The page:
Many questions still linger for me. Is all the work that a teacher puts into structuring this “unstructurable” type of learning worth it? How can we measure the learning that occurs through these experiences? Can a rubric really capture the teamwork and creative problem solving that takes place? And the big whammy: Is this better than a traditional classroom learning experience? Why, or why not?
Second Order Change requires a collective, lively, and sustainable growth mindset, a phrase being thrown around in educational circles these days. Carol Dweck, the author of Mindset, urges readers to engage in some deep metacognition and personal reflection. Through this process, a professional educator carefully considers her unique lens on various hot button topics (am I approaching this problem with a fixed or growth mindset?). In order to make this essential transformation, one has to make the leap from problem identification to proposing and implementing creative solutions. This shift in thinking sounds something like, “Throw me a problem with our school and I will work collaboratively and think creatively about the many possibilities.” Each issue in our struggling systems presents an opportunity in a growth mindset culture.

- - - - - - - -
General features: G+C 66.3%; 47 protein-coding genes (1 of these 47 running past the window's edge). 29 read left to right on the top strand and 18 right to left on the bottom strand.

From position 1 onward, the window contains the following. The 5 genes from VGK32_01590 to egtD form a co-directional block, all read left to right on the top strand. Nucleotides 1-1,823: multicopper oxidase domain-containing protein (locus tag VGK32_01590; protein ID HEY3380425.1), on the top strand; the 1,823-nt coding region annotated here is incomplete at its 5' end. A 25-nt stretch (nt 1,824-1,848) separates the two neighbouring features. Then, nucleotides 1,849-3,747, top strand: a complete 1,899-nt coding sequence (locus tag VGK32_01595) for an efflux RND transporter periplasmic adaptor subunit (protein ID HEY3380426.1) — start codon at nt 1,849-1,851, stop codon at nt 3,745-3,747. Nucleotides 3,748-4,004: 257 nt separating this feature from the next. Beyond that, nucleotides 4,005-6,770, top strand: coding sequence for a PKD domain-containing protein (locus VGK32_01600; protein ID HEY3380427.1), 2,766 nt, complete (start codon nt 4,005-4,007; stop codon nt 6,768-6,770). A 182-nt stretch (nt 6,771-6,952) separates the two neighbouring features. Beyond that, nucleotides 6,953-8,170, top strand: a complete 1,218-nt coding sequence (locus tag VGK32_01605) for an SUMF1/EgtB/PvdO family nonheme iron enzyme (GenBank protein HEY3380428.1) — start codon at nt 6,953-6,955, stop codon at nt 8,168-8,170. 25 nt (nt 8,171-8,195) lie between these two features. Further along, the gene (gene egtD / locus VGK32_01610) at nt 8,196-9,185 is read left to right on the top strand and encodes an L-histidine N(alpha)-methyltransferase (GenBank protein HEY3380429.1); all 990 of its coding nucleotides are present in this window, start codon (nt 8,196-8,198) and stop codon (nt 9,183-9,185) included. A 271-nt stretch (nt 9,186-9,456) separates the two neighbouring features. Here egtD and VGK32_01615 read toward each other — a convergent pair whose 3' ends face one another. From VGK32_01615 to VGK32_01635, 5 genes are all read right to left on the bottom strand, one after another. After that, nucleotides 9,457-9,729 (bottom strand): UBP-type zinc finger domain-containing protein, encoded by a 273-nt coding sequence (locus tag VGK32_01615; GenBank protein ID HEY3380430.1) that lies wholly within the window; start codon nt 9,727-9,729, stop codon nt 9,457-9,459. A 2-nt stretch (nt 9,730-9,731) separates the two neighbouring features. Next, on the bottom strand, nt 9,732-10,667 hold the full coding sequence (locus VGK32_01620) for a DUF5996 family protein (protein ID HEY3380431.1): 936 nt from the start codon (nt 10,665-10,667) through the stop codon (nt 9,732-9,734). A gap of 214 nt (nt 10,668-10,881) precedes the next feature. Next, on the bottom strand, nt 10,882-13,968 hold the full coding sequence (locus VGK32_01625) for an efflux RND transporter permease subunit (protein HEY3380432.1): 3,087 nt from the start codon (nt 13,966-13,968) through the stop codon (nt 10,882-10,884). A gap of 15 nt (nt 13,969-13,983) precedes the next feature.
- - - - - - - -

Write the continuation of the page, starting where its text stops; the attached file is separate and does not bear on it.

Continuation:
I yearn to work in a school where the thinking described above prevails, where creative, problem-solving, and bright individuals join together to tackle the greatest challenges: helping all children reach proficiency, igniting a spirit of inquiry in all learners, working closely with parents/communities for the well being of all children, and on and on. While there is no shortage of issues that seem to be rapidly intensifying, there is, however, a shortage of growth mindset individuals in our schools. Without this major cultural shift, many of our attempts to address these challenges are futile. All stakeholders need to be invested in the vision and serve as a passionate and dedicated activist as steps are taken each day to achieve the desired results. This level of dedication and focus can only be achieved when a unified force works toward a common goal.